To Virtuous Workaholic Pastor: Take The Day Off

If someone were to approach you and ask you to murder someone, most of my dear readers would probably decline the request.  Same with stealing a car, look toward the heavens and curse God, have an affair with the gal/guy at your office, or worshiping Barack Obama as God (though Jamie Foxx may disagree with that last one).

Upon being asked to perform any of the above-mentioned violations of what Jews and Christians have referred to as the “Ten Commandments” (see Exodus 2o), we might puff out our chest in pious unbelief and retort, “how could you think so low of me that you would you would think I would do any of those things?!”

But there is one commandment, in modern ministry, that is often shred to bits–violated more times than the speed limit on a rural Montana road.

Remember the Sabbath day by keeping it Holy.” -Exodus 20.8

At first thought we may choose to dismiss the topic.  After all, in the western world (especially ‘Merica), we value continuous work.  I’ve heard people boast about how long it’s been since they had a day off as though it is worth any ounce of admiration.  Last year I talked with a pastor who had been at his church for six years and had never taken a vacation.  I wasn’t sure whether I was expected to admire him or pity him.  We take meetings on our day off, schedule church functions for our days off, answer phone calls and emails and texts messages on our day off, all in the name of good Christian service.  We emphatically declare that, despite the fact that many parishioners think pastors only work for two hours every Sunday morning, a pastor’s work never ceases.  He or she is always working.  To some degree that has been the new norm.  But is that what God expects?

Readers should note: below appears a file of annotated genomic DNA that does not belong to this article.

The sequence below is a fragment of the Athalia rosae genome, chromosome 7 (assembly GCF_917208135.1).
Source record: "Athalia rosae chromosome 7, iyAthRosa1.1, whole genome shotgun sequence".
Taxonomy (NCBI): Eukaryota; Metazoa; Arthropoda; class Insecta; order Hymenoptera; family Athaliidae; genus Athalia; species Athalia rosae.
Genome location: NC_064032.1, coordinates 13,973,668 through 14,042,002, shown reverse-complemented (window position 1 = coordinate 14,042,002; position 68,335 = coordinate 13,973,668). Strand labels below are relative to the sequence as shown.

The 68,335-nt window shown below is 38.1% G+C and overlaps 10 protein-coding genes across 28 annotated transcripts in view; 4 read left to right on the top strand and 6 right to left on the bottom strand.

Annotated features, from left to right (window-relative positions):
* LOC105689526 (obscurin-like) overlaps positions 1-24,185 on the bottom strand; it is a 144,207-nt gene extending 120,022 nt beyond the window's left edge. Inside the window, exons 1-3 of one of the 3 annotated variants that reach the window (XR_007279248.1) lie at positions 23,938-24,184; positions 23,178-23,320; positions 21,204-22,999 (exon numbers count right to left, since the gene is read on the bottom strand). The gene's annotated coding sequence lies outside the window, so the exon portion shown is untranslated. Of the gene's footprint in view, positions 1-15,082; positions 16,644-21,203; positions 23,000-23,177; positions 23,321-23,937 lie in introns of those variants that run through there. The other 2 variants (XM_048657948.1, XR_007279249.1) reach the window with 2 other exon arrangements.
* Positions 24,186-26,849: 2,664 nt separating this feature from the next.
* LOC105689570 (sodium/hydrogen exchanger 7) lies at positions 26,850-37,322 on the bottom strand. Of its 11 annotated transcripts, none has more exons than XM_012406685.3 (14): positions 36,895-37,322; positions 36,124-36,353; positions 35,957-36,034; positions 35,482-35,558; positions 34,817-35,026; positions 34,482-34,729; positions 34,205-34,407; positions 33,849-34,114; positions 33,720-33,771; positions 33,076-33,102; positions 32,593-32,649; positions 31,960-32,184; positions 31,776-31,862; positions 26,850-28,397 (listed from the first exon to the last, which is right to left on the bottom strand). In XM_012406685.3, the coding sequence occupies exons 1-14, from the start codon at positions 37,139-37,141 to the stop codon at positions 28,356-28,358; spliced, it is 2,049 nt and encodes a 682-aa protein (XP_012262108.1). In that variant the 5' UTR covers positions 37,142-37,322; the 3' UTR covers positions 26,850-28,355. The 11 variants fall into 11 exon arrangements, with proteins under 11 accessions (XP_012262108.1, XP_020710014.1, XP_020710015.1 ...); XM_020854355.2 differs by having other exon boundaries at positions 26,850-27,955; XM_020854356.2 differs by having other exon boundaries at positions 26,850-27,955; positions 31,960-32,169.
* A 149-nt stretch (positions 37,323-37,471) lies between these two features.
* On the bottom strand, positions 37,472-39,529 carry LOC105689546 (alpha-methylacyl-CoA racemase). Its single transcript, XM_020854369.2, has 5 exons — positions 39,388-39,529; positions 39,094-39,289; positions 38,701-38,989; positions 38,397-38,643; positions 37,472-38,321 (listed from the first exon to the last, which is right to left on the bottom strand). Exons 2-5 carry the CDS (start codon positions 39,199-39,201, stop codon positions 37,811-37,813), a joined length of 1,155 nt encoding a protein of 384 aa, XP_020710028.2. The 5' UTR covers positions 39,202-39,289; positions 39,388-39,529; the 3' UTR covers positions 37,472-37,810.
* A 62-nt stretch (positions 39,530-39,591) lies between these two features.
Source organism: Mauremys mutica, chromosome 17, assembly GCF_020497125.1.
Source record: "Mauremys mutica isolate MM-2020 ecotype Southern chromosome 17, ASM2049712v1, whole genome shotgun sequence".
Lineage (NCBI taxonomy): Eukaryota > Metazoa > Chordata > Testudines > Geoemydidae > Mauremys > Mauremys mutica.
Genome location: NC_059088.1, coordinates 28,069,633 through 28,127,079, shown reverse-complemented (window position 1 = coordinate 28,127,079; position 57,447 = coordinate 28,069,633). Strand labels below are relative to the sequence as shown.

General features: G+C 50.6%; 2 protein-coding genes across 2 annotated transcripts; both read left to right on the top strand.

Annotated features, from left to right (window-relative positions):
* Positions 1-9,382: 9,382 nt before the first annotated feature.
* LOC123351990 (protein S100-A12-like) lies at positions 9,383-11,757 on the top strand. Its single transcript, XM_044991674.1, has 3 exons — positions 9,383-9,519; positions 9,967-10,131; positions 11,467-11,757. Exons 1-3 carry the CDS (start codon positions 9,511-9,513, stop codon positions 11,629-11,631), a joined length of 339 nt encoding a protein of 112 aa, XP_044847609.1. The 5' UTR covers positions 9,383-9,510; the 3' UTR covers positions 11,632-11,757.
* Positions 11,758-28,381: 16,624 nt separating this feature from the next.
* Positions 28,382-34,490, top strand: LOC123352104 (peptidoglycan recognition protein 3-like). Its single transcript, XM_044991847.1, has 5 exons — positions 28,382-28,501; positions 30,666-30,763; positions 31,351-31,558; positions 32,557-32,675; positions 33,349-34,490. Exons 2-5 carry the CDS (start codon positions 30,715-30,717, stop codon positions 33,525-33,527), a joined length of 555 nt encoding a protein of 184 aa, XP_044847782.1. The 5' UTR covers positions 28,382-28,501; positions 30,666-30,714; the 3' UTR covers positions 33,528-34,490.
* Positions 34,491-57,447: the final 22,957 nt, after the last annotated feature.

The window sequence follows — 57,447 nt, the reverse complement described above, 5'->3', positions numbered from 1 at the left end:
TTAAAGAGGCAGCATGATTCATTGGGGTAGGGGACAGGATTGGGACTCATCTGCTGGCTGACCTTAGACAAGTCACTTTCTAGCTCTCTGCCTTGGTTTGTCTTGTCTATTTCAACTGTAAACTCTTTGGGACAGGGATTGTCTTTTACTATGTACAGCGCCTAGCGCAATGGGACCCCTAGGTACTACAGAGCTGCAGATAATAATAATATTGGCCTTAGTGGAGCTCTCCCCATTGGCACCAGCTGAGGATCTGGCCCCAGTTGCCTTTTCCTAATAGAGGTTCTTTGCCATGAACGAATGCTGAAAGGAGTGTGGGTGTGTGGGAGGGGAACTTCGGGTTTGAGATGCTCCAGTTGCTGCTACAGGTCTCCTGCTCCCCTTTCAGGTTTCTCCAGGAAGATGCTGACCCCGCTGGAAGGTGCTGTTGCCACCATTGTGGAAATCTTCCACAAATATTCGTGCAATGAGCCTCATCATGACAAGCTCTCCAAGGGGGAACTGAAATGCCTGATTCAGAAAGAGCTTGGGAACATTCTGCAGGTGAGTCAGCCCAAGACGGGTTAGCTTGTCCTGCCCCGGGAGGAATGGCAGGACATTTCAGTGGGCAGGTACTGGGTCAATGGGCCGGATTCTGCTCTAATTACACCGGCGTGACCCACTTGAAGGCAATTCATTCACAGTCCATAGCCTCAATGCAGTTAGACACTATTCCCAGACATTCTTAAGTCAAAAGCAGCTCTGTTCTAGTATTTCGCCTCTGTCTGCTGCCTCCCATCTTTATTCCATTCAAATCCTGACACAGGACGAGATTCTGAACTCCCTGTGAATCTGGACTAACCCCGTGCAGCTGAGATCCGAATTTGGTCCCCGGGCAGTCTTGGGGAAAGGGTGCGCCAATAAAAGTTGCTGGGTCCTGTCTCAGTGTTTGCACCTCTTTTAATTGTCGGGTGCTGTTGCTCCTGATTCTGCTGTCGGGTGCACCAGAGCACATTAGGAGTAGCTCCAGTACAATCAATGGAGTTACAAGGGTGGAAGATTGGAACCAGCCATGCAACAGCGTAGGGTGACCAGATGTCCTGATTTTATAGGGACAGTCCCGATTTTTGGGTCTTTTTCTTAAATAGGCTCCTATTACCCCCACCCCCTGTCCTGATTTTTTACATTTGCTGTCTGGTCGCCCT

I would answer, “no.”  Scripture is abundantly clear as to what our work ethic should look like.  Let’s take a look at a couple work ethic concepts derived from the Scriptures.  These are not strictly applicable to just pastors but are for every follower of Jesus to put into practice.

The Sabbath Was Not A Suggestion

God told Moses to “remember [it] by keeping it holy.”  Holy, in its most fundamental definition means “set apart.”  We are to set apart one day each week to break from our normal routine.  To not work.  And, much like the Jews, we are to fiercely guard that Sabbath.  We are commanded to set a day apart from the rest and do no work.  We tend to treat days off as a sort of “flex day.”  They are often days which are filled with last minute things to do before Sunday, important meetings, or other bits of randomness.  In good virtue, we act out in real life what the cast of The West Wing displayed for six seasons.  But a commandment is not a suggestion.  God commands us to take a day off.

“I Have To Work On Sundays, I Can’t Observe The Sabbath”

If you’re a pastor there’s a pretty good chance you work on Sunday.  If you work in the retail or food service industries, it’s likely Sunday work days are a normal part of your life.  It’s just as easy to choose another day of the week and set it apart for rest.  Insisting your Sabbath be Sunday because “the Bible says so” is both historically inaccurate (seeing as how Jews observe the Sabbath on Saturday) and legalistic.  The important part is not the day, but the fact that a day is observed. Pastors, generally a day to choose to observe for the Sabbath is a day when you are able to most-effectively stay out of church affairs for the day.  Because of the toll preaching takes on pastors emotionally, many thereby choose Mondays as their day of observance.